By H. Maurer


When giving talks, I have asked frequently the audience „ What do you think is the most important agent of change in the last century? I have a few proposals I would like to have your opinion on. My first is: COMPUTERS. Raise your hand if you think this is the development that has influenced us/society the most.”

In each case 70% or more hands went up. I usually smiled and said: “Thanks for your opinion. Forgive me if I do not share it, I think that telecommunication has changed our world much more dramatically.”

I would then explain that without global telecommunication we could not have gigantic companies; that those companies often make decisions that are not suitable for a certain locality; that radio and television have changed what we want, our society and our morals. That globalization would not exist without telecommunication. That wars would not occur without it. That world-wide superpowers only exist because of it. Or the other way around: An isolated computer might be quite helpful for some calculations, for payroll organization of a company, etc., but its real influence is not because of its power, but because it is networked.

Hints why telecommunication makes such a change#

It is intriguing to look at the development of telecommunication. Consider the famous battle in the Teutoburger forest in 9 B.C.: The illiterate Germanic (Teutonic) tribes (yes, illiterate, they had no written language yet) under Arminius defeated the large army of the Roman general Varus.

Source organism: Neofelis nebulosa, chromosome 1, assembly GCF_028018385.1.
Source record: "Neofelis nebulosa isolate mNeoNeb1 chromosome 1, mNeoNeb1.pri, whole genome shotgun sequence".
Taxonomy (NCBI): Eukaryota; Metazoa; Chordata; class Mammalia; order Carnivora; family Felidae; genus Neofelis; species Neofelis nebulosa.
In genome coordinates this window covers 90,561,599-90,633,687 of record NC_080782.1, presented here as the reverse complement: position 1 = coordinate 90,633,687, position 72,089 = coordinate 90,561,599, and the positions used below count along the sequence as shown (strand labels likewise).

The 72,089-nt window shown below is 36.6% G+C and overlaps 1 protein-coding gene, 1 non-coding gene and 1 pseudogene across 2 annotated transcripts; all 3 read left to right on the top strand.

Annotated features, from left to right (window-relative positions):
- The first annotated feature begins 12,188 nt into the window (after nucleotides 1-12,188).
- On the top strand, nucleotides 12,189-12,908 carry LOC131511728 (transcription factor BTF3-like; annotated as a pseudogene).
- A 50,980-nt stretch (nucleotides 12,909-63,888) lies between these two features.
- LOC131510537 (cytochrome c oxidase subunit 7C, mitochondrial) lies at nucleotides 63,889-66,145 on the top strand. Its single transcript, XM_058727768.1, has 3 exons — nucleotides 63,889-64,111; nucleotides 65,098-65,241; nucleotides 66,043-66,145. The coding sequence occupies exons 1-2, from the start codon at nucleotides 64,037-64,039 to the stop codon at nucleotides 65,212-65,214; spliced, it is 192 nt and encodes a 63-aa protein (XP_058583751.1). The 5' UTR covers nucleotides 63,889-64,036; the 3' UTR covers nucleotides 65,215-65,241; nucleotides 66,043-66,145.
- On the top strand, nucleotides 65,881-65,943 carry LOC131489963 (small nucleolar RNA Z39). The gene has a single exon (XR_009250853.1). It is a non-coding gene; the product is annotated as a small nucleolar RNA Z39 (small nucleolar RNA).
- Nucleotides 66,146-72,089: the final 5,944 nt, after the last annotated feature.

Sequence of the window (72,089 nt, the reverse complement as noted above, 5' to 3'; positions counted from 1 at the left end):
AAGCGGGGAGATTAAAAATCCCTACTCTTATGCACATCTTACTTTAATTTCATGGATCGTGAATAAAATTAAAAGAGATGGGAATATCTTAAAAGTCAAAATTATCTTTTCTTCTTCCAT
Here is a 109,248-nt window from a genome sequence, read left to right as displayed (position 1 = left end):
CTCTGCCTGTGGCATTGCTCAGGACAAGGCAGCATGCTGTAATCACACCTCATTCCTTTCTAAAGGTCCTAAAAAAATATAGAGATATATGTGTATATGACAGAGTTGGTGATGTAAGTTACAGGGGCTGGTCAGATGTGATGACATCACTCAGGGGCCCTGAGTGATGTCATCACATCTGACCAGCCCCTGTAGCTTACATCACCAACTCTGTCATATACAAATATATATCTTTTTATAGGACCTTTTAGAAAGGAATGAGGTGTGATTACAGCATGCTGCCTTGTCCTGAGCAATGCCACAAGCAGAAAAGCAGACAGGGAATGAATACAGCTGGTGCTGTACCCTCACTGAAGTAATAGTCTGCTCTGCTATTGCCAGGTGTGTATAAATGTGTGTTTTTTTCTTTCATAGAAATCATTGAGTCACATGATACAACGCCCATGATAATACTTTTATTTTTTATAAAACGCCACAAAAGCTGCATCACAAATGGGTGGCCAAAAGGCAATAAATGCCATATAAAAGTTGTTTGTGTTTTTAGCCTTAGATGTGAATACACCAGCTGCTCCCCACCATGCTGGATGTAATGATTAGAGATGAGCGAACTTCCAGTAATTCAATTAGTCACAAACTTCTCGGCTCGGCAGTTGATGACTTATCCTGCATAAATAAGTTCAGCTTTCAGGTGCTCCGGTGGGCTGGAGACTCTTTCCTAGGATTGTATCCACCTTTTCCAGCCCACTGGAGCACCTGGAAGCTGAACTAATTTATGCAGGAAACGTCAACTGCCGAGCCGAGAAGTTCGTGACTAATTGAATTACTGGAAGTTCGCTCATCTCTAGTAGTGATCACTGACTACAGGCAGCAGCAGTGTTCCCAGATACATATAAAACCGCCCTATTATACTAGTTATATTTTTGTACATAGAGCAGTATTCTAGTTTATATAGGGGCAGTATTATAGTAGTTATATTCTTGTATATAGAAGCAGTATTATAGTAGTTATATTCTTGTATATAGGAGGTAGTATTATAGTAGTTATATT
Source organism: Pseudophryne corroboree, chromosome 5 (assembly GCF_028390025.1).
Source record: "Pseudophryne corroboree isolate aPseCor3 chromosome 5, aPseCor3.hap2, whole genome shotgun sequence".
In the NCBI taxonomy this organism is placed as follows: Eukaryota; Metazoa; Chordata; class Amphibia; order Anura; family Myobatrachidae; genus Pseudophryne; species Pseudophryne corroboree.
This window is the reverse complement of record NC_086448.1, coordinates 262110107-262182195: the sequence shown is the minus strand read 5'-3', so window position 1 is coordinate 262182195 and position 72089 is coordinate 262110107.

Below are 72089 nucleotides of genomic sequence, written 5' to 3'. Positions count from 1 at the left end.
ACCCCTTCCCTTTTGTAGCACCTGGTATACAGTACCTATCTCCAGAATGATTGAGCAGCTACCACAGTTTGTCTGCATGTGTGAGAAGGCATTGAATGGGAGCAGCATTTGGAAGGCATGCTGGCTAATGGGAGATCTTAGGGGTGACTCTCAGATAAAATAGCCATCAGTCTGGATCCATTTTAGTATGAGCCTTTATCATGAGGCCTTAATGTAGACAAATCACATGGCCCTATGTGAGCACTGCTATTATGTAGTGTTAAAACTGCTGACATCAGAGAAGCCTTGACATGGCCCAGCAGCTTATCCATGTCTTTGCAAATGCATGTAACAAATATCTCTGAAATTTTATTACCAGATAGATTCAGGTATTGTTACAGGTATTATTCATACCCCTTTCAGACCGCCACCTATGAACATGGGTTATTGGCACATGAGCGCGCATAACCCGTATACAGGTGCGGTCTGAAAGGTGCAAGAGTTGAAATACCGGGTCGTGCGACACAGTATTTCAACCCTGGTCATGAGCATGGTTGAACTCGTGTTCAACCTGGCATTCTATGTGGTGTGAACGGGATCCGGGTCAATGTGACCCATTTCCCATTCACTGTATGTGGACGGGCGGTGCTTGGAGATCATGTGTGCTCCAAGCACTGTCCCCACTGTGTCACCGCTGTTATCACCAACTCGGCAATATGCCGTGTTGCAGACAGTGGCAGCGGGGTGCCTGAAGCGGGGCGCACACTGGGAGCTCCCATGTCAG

Teutoburgerwald. Gemeinfrei von
Staute des Sieger Arminius. Gemeinfrei von
Kaiser Augustus. Gemeinfrei von

Emperor Augustus in Rome heard of the defeat only months later what he said in shock became famous: “Varus, Varus, give me back my legion of soldiers.” What I want to explain with this example is that central powers did not have an influence on local actions for a long time in human history because no fast communication was possible over a long distance. And this was often good as I believe another example shows, the battle of Stalingrad (23 August 1942 to 2 February 1943):

The German offensive to capture Stalingrad began in August 1942, using the 6th Army and elements of the 4th Panzer Army. The attack was supported by intensive Luftwaffe bombing that reduced much of the city to rubble. By mid-November 1942, the Germans had pushed the Soviet defenders back at great cost into narrow zones along the west bank of the Volga River.

Erinnerung an die Schlacht. Gemeinfrei

On 19 November 1942, the Red Army launched Operation Uranus, a two-pronged attack targeting the German 6th Army's flanks.

The forces on the flanks were overrun and the 6th Army was cut off and surrounded in the Stalingrad area. General Friedrich Paulus, commander of the German forces knew that the only saving move would be to break out and to unite with other parts of the army to the South. However, Adolf Hitler ordered that the army stay in Stalingrad and make no attempt to break out.